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Frazier: Storm cleanup is a lesson in patience

In a culture where it is expected that everything moves at a fast pace — it is hard to practice patience.

I know there have been times when I grumble about waiting in a fast food line, and writing letters is archaic in a world where technology allows us to communicate immediately via email and text messaging.

Patience is defined as the ability to wait or to endure without complaining or becoming annoyed.

How on earth did those folks that lived generations before us function?

Can you imagine living in a time when you had to wait for someone passing through your community to deliver the news by word of mouth?

Hmmm… That kind of sounds like Facebook, but I digress — the focus of this column is to promote patience, particularly in our community when it comes to debris cleanup.

I know there are some who are anxious about the length of time it is taking for this effort, and while waiting have thrown fits, bad-mouthed, jumped up and down and perhaps exhibited other impatient acts, but let me tell you, everything has and is being done to eradicate the mess as quickly as possible.

I know this because, for the past three weeks,  I had the privilege of being assigned to cover the Warren County Board of Supervisors board meetings and work sessions, and have listened to and even written a story about their discussions and updates on the cleanup from the February ice storm.

If you recall, that storm was a doozy, and the aftermath was nothing to shake a stick at!

Some of our little ole trees were no match to the inches of ice, sleet and rain that weighed down their branches, eventually causing them to break off and fall.

And fall they did — all over the county. In fact, the condition was so bad it was declared a federal disaster, which allowed our leaders to call in crews from outside of the county road department and contract with them to take care of the mess.

Months have gone by since the storm hit, and with a 600-mile area that had to be serviced, it took a bit of time to get everything picked up.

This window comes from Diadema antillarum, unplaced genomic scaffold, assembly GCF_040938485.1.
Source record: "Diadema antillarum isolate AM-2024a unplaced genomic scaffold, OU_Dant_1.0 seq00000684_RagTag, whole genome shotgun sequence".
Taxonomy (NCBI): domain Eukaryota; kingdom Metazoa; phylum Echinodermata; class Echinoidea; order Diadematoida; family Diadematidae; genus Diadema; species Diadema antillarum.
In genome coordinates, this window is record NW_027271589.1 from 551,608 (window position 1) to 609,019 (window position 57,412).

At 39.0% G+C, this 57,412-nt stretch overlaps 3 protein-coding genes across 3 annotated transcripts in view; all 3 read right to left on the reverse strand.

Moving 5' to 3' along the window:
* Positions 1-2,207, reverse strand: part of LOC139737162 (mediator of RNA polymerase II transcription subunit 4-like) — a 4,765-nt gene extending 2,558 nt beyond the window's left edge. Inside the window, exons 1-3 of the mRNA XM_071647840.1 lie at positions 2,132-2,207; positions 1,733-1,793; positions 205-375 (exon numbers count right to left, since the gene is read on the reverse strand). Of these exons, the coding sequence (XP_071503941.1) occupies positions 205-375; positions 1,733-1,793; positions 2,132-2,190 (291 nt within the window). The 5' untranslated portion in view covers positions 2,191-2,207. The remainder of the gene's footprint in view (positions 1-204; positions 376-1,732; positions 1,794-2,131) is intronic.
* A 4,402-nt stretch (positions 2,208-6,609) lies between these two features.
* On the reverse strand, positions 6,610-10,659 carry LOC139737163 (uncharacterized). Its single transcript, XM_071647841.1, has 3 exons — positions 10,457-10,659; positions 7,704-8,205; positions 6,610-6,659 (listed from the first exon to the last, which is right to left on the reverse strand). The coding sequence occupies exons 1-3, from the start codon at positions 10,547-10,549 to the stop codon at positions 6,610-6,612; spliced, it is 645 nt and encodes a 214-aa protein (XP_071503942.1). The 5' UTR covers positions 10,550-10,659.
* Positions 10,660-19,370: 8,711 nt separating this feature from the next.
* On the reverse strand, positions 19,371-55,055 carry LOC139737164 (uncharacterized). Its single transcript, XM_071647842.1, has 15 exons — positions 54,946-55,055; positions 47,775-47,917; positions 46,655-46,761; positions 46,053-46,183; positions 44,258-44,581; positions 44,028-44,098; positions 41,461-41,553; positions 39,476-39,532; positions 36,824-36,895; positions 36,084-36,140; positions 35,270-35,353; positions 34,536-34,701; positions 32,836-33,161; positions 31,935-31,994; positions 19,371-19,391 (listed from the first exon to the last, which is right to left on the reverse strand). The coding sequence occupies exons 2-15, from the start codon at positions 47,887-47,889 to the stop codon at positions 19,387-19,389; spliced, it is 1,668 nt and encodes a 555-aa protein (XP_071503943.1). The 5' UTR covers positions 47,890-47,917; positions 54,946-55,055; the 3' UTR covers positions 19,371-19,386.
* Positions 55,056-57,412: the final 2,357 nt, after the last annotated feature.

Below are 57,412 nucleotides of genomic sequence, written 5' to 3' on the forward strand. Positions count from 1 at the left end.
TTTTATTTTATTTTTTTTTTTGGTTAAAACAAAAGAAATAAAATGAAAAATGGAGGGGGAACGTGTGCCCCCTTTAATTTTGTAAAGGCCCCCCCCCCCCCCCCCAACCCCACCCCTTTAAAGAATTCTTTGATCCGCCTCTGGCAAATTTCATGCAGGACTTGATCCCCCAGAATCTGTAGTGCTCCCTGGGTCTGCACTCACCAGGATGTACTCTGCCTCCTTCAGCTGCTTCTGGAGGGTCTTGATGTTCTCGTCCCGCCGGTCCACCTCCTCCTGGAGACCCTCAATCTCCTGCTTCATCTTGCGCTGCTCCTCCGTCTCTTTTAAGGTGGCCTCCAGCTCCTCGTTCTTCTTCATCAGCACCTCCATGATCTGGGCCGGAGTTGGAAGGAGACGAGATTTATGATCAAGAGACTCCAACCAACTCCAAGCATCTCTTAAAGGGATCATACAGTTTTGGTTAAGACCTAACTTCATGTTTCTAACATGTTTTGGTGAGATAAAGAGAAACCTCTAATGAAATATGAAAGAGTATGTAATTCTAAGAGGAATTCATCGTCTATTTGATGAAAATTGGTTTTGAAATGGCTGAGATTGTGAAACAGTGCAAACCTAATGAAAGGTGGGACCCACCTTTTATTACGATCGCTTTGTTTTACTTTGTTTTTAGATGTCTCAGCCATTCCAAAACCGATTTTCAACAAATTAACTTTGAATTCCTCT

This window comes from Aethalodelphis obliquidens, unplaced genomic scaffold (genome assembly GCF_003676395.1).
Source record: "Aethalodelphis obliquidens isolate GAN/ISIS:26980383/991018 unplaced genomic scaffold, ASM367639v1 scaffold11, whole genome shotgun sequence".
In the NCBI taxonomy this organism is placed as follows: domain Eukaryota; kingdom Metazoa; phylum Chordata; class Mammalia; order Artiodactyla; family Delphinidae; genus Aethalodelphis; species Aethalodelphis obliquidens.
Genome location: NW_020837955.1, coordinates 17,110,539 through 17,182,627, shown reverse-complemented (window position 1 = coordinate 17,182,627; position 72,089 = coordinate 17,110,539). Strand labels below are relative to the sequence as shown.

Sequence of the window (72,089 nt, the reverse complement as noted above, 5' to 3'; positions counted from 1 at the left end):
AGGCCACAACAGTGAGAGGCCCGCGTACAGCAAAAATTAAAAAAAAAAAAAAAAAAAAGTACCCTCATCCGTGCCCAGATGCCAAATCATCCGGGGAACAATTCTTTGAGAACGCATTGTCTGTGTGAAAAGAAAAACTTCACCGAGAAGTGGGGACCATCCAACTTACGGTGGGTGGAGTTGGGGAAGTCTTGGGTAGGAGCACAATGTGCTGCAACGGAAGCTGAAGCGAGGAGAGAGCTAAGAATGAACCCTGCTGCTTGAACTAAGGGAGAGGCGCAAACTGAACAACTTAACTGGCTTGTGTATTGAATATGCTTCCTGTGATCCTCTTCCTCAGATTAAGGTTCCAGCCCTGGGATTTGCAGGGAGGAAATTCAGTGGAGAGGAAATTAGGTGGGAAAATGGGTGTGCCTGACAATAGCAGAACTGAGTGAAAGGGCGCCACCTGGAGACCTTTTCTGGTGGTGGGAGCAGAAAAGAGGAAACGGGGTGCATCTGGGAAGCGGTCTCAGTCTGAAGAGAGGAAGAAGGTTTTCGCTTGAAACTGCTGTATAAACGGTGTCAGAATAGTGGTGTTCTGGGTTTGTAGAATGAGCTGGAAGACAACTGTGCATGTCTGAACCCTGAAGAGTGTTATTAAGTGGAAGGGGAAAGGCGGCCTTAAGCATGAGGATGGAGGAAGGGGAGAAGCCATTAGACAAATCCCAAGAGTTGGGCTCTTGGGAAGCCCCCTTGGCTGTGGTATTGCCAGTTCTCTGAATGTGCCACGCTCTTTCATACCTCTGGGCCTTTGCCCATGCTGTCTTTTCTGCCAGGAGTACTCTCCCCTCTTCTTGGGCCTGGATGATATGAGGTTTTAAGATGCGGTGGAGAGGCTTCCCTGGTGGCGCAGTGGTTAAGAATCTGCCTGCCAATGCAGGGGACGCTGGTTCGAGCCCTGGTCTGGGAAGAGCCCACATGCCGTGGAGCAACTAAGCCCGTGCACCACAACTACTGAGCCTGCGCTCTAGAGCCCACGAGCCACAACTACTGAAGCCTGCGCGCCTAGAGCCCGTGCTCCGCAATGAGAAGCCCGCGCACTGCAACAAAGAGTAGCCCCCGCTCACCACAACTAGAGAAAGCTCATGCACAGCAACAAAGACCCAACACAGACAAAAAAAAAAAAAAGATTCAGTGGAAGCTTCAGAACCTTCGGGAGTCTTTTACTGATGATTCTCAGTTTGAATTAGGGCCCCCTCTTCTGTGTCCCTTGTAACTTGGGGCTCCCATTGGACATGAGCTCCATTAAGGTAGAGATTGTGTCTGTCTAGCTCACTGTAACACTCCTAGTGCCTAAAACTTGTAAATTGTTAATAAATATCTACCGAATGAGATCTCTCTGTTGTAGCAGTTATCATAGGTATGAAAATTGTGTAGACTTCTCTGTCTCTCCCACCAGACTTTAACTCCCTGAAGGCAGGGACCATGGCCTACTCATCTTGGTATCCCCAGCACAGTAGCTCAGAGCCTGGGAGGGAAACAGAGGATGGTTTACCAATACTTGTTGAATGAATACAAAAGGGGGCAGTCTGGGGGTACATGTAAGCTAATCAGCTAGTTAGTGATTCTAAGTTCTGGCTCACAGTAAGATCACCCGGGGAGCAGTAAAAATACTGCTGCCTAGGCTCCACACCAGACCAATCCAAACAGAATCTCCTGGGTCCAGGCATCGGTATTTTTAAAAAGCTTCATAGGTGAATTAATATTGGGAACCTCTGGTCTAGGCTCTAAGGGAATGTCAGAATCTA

And now, thanks to the storm on St. Patrick’s Day, coupled with the EF-1 tornado that passed through the county on May 4, homeowners again are dealing with downed trees and limbs.

The latter storm was enough for some federal disaster dollars and the like, before a clean-up crew was contracted to take on the job.

The consecutive storms brought to mind a famous phrase from The Godfather: Part III, when Michael Corleone said, “Just when I thought I was out, they pull me back in.”

Just when the debris was cleaned up from the February storm, we are dealing with cleanup once again.

But remember, cleanup crews have been hired and will eventually make it to your street, so be patient. There are others who are in the same situation, or maybe even worse.

About Terri Cowart Frazier

Terri Frazier was born in Cleveland. Shortly afterward, the family moved to Vicksburg. She is a part-time reporter at The Vicksburg Post and is the editor of the Vicksburg Living Magazine, which has been awarded First Place by the Mississippi Press Association. She has also been the recipient of a First Place award in the MPA’s Better Newspaper Contest’s editorial division for the “Best Feature Story.”

Terri graduated from Warren Central High School and Mississippi State University where she received a bachelor’s degree in communications with an emphasis in public relations.

Prior to coming to work at The Post a little more than 10 years ago, she did some freelancing at the Jackson Free Press. But for most of her life, she enjoyed being a full-time stay at home mom.

Terri is a member of the Crawford Street United Methodist Church. She is a lifetime member of the Vicksburg Junior Auxiliary and is a past member of the Sampler Antique Club and Town and Country Garden Club. She is married to Dr. Walter Frazier.

“From staying informed with local governmental issues to hearing the stories of its people, a hometown newspaper is vital to a community. I have felt privileged to be part of a dedicated team at The Post throughout my tenure and hope that with theirs and with local support, I will be able to continue to grow and hone in on my skills as I help share the stories in Vicksburg. When asked what I like most about my job, my answer is always ‘the people.’

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